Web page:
McEwen delivers Pincus Memorial Lecture

‘Most renowned’ leader in the field of hormonal activity in the brain

By Mark L. Shelton

UMass Medical School Communications

October 30, 2013
(from left) Worcester Foundation for Biomedical Research President Emeritus Thoru Pederson; Pincus Medal recipient Bruce S. McEwen of Rockefeller University; and C. Robert Matthews, PhD, the Arthur F. and Helen P. Koskinas Professor of Biochemistry & Molecular Pharmacology and chair and professor of biochemistry & molecular pharmacology at UMass Medical School at the 26th Pincus Memorial Lecture, October 29, 2013.

Bruce S. McEwen, PhD, the Alfred E. Mirsky Professor at Rockefeller University, was the 26th recipient of the Gregory Pincus Medal and delivered a lecture on “Sex, Stress and the Brain: Interactive Action of Hormones on the Developing and Adult Brain,” at a ceremony held on Oct. 29. The Pincus Medal and Lecture honor the eminent co-founder of the Worcester Foundation for Biomedical Research and a pioneer in reproductive biology, Gregory G. Pincus.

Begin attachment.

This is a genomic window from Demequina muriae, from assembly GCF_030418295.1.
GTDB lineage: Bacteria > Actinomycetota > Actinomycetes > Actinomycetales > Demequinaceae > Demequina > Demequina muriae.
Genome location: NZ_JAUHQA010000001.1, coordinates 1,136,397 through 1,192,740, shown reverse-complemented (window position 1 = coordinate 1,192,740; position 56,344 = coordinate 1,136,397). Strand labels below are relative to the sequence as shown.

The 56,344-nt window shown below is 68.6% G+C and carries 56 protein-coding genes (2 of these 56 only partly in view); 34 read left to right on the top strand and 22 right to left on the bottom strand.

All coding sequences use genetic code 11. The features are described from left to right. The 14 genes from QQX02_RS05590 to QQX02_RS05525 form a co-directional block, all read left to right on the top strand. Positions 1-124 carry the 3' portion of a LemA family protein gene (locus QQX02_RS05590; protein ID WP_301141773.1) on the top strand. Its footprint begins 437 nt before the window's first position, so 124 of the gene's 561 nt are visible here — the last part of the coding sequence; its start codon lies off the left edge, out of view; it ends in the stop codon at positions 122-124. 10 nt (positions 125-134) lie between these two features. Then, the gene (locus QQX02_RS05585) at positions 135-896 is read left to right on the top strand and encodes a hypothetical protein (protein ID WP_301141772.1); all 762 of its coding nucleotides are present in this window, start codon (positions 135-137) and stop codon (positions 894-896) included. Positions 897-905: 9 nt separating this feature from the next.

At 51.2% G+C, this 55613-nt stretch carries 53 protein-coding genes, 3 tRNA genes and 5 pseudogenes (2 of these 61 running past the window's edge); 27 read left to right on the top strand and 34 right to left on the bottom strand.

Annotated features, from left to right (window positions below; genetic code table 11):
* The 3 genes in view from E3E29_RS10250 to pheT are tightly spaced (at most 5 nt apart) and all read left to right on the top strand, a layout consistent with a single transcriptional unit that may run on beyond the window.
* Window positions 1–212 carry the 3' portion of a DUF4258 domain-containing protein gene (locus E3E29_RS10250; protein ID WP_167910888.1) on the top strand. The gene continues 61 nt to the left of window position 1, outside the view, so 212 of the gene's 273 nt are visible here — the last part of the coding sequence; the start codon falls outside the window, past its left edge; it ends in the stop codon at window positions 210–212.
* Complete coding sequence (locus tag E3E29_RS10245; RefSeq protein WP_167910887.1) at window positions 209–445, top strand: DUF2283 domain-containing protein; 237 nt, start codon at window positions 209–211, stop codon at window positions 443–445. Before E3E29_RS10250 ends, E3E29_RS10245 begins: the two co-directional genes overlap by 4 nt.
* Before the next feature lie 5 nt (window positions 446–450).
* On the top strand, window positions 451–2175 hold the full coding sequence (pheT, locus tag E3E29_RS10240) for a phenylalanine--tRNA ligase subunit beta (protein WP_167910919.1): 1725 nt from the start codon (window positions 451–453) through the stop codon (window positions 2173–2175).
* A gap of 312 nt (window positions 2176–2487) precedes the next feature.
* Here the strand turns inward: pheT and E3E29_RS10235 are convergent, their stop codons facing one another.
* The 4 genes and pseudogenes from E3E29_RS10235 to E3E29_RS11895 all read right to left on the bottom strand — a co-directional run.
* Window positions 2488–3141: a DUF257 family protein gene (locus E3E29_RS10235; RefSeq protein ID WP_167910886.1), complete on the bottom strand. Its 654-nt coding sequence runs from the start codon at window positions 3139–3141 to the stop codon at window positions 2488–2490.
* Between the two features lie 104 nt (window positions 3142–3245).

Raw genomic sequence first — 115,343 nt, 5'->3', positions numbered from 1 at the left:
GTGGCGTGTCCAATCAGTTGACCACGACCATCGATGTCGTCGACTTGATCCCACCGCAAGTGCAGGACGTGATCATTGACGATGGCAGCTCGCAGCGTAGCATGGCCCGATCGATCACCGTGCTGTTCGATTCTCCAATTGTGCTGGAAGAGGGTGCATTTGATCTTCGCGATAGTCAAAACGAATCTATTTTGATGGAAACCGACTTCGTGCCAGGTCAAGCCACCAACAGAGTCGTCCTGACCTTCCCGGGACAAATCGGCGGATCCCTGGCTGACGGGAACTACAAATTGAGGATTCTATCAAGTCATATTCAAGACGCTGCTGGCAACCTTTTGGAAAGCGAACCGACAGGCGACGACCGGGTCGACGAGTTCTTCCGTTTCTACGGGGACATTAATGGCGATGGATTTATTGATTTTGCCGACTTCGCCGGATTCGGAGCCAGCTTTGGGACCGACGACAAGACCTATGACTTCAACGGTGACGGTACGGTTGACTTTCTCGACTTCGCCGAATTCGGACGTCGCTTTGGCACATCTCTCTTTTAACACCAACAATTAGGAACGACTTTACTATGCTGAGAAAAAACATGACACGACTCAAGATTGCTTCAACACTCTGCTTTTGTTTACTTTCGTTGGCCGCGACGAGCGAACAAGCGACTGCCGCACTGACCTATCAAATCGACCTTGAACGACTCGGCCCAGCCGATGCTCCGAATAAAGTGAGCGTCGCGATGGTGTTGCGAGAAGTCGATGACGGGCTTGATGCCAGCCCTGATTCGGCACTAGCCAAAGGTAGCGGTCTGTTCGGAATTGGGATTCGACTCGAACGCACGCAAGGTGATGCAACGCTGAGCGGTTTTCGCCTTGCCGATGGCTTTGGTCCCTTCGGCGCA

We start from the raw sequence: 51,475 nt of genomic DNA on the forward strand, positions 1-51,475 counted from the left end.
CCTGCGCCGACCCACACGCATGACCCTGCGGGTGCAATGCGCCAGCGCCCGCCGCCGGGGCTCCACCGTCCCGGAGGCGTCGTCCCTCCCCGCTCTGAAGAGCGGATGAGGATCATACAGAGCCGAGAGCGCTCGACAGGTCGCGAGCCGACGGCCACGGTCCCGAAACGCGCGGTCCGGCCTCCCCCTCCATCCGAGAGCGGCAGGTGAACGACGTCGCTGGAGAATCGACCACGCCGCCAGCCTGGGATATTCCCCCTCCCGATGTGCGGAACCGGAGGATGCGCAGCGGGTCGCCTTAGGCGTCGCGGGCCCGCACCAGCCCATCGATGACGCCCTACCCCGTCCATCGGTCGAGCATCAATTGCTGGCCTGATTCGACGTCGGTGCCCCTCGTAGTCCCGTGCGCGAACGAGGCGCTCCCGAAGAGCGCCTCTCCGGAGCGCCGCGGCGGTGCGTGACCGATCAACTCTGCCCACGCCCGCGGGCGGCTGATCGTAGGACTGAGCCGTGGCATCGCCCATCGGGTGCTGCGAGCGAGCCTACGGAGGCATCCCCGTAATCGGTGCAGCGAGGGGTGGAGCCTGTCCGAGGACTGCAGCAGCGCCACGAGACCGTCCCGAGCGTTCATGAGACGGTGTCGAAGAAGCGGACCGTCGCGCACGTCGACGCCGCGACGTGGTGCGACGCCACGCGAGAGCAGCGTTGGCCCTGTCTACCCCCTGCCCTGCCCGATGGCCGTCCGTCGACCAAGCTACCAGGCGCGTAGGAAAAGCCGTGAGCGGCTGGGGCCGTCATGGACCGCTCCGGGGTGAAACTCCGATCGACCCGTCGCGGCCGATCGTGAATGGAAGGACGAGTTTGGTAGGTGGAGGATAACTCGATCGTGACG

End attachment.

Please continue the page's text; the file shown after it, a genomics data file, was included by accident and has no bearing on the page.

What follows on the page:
Introduced by Associate Vice Chancellor for Research and President Emeritus of the Worcester Foundation for Biomedical Research Thoru Pederson, PhD, as ‘the most renowned neuroendocrinologist in the world,” Dr. McEwen has been a pioneer in the fields of steroid hormone action in the brain, especially the sex-related and stress-related effects on brain chemistry. Dr. Pederson, the Vitold Arnett Professor of Cell Biology and professor of biochemistry and molecular pharmacology, noted that it was especially appropriate for McEwen to be honored with an award named for Dr. Pincus, who with M. C. Chang, PhD, made the seminal discoveries that led to the creation of oral contraceptives. McEwen’s work in recent years has focused on the interconnections between sex and stress hormones and behavioral and mental health, leading to, as Pederson pointed out, “paradigm shifts in the field with major clinical implications.”

Previous recipients of the Pincus Medal include some of the world’s most prominent scientists, including Judah Folkman; Robert Edwards and Patrick Steptoe; and Angela Brodie.